The proposed paper builds on our earlier work, in two ways. First, we are interested in exploring connections between our approach, inspired by Bakhtin and Silverstein, and Halliday's. Informal discussions with others analyzing media bias and multimedia semiotics from a Hallidayan perspective (e.g., Jay Lemke and Paul Thibault) suggest that the approaches are complementary, and that cross-fertilization would be productive. Second, we will expand our analyses to include detailed study of visual cues from TV news political coverage. Our earlier analyses focused on the linguistic devices reporters use to communicate implicit evaluations. We are currently analyzing the newscast visuals, to answer two questions. (1) Can the same analytic devices (in our case primarily analysis of signs' indexical values) be applied to nonverbal cues, to explore their role in communicating implicit evaluations? (2) Do the nonverbal cues reinforce the messages we have uncovered through analysis of the verbal ones, or are there different messages sent through the two channels?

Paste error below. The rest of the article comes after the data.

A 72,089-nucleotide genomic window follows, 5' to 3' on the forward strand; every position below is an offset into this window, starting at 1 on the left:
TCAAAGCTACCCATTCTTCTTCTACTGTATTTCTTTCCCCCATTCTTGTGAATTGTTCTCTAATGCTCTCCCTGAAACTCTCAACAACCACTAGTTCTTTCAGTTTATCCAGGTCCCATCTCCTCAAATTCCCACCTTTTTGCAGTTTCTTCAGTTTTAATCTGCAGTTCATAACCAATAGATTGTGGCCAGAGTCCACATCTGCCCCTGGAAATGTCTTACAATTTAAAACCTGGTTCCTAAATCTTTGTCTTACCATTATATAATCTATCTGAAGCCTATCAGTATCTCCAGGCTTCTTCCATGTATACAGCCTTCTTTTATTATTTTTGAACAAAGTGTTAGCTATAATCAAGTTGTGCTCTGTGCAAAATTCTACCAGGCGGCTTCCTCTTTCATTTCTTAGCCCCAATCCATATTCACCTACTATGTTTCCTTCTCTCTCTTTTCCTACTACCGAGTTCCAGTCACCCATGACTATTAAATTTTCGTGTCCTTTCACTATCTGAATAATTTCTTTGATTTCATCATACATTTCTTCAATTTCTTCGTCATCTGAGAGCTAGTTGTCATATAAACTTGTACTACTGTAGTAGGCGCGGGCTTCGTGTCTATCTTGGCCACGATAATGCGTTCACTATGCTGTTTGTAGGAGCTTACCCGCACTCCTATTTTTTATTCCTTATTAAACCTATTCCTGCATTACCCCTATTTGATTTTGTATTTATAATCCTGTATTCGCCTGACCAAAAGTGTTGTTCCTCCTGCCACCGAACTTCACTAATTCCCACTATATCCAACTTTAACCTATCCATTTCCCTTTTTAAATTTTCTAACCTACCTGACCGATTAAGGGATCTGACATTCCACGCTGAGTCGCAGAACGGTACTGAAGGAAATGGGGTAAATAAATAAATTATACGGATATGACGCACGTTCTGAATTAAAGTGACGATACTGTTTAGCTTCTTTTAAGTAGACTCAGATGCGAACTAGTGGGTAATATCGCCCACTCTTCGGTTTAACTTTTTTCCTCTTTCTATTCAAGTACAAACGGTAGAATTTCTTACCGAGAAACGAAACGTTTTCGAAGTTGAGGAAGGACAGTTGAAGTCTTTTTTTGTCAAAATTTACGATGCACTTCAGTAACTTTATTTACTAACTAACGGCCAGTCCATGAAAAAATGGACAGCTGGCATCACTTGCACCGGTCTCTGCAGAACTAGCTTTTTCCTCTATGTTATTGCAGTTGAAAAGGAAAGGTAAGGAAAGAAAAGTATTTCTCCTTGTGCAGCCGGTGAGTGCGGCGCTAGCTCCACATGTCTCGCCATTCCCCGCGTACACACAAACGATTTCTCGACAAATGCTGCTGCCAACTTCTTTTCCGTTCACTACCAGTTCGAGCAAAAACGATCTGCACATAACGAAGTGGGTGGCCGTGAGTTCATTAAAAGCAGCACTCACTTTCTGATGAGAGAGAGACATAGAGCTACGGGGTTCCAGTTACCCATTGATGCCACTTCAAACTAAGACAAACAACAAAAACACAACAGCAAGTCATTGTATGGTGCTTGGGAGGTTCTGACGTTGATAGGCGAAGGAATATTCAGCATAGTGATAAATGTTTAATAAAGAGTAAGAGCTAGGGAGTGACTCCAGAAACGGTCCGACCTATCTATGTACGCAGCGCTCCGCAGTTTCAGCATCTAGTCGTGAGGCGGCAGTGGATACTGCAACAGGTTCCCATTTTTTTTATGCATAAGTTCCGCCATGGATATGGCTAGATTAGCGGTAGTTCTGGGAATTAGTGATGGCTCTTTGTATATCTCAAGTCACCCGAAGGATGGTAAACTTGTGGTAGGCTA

The data are US network news coverage of the 1992 and 1996 US presidential campaigns. The corpus includes all weekday coverage of the presidential campaigns for the two months preceding each election. We focus in particular on coverage of the "character" issue candidates' attacks on their opponents' character, and reporters' implicit positions on the issues raised by these attacks. For this paper we will first present an overview of our general findings and then present analyses of verbal and nonverbal cues in two detailed case studies from key days in the campaigns.
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